So you had a whoopie whoopsy (aka sex without using contraception). No judgment, friends — it happens. Now that the deed is done, it’s time to talk options.
Here’s the lowdown on Plan B and the abortion pill — and why they’re not the same thing.
Fast facts about Plan B
- Plan B is a type of emergency contraception (EC).
- It is not the abortion pill. It will not end an existing pregnancy.
- It contains the same hormone (levonorgestrel) as birth control pills but at a higher dose.
- It shouldn’t be used as an everyday form of birth control.
- You need to take it within 72 hours of sex. It’s more effective if you take it within the first 24 hours.
- It doesn’t protect against sexually transmitted infections (STIs).
- It will not impact your future fertility.
Plan B and the medical abortion pill often get lumped together. This handy-dandy chart will help you spot the differences.
|What is it?
|medication that prevents pregnancy after sex
|medication that terminates an early pregnancy
|Can it be used to prevent pregnancy?
|Can it be used to end a pregnancy?
|How safe is it?
|about as safe as the birth control pill
|safer than carrying a pregnancy to term
|What are possible side effects?
|nausea, vomiting, period irregularities, and spotting
|nausea, vomiting, cramping, bleeding, and diarrhea
|How effective is it?
|How does it work?
|slows or prevents the release of an egg from the ovary
|stops a pregnancy from growing and removes it from the uterus
|How long does it take?
We’re gonna do a deep dive into Plan B versus the abortion pill. But first, here’s a quick recap on the initial stages of pregnancy:
- Ovulation: An egg is released from the ovaries.
- Fertilization: A sperm penetrates the egg.
- Implantation: A fertilized egg (aka zygote) embeds into the uterus.
Trusted medical organizations — like the American College of Obstetricians and Gynecologists (ACOG) and the National Institutes of Health (NIH) — say pregnancy begins with implantation. But some folks think it starts the instant an egg is fertilized.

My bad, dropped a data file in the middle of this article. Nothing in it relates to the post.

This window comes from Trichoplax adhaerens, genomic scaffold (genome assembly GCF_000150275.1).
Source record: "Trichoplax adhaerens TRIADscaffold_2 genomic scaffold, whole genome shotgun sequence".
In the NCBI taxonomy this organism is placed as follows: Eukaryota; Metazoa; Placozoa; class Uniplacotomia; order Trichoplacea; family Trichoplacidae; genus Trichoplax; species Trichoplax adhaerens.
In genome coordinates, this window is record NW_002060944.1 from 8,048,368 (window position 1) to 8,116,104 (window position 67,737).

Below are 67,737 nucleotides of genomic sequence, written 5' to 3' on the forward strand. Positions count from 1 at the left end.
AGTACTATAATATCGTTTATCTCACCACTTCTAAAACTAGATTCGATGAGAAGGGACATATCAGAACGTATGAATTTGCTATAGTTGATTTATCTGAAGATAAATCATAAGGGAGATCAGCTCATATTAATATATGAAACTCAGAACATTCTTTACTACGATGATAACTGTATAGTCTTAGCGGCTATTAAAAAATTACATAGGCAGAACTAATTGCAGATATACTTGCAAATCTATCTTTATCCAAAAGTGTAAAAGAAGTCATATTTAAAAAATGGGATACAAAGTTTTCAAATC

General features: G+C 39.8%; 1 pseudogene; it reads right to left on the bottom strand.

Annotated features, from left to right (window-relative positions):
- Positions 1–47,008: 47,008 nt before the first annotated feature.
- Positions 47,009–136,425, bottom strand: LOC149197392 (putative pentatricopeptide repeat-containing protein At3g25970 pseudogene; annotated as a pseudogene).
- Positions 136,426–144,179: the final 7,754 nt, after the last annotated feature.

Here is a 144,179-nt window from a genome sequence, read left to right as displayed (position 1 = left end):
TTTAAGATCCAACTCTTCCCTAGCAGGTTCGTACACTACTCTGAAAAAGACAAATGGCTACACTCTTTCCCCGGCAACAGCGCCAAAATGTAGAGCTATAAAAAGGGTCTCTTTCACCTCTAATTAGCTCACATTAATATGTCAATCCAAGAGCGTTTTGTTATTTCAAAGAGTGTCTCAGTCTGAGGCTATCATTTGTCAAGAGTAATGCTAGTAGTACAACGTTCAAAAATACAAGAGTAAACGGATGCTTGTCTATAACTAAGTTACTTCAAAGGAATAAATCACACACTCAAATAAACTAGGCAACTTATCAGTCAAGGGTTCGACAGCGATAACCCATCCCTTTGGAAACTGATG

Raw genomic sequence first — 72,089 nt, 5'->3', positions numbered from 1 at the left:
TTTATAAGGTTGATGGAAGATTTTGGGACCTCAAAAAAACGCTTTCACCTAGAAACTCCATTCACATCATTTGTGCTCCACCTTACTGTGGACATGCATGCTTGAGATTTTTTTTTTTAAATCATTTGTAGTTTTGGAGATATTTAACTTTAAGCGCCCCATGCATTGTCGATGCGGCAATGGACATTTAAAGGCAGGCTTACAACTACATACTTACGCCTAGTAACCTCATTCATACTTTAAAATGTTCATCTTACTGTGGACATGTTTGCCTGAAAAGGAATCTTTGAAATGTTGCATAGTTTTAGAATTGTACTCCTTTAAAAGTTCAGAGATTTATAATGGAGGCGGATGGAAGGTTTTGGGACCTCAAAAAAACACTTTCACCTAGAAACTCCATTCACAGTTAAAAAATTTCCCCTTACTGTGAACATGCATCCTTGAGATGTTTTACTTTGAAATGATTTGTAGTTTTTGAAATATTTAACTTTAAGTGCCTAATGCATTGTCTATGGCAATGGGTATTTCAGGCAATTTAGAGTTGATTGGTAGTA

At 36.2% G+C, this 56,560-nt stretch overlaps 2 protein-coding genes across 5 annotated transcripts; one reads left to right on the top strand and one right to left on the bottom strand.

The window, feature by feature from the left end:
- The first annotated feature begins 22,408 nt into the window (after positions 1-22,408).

This “what is pregnancy?” confusion might explain why EC and medical abortions are jumbled together so often.
An easy way to look at it
Plan B won’t end a pregnancy. It prevents pregnancy. Research shows EC won’t work after an egg is implanted. So, it’s not an abortion if you were never pregnant in the first place. Right? Right.
Plan B prevents pregnancy by delaying ovulation or preventing fertilization. Does it work after an egg is fertilized? Well, the jury is still out.
Play it safe: It’s uber-important to take the pill ASAP after sex. That way, it can get to work before the egg is fertilized (just in case).
Light bleeding is usually harmless. It should go away on its own in a day or two. But in rare cases, bleeding can be a sign of something serious.
When to seek medical attention
Def call a doc if the bleeding:
- is very heavy
- lasts more than a few days
- is joined by other symptoms (like dizziness, nausea, or cramps)
Again, Plan B prevents pregnancy. That makes it tricky to gauge its accuracy 💯. You’d have to know how many folks would’ve gotten preggo if they hadn’t taken it — and that’s impossible.
So, the actual success rate is an estimate. Plan B’s package insert says it’s 95 percent effective if taken within 24 hours of sex and 61 percent effective if taken between 48 and 72 hours after sex.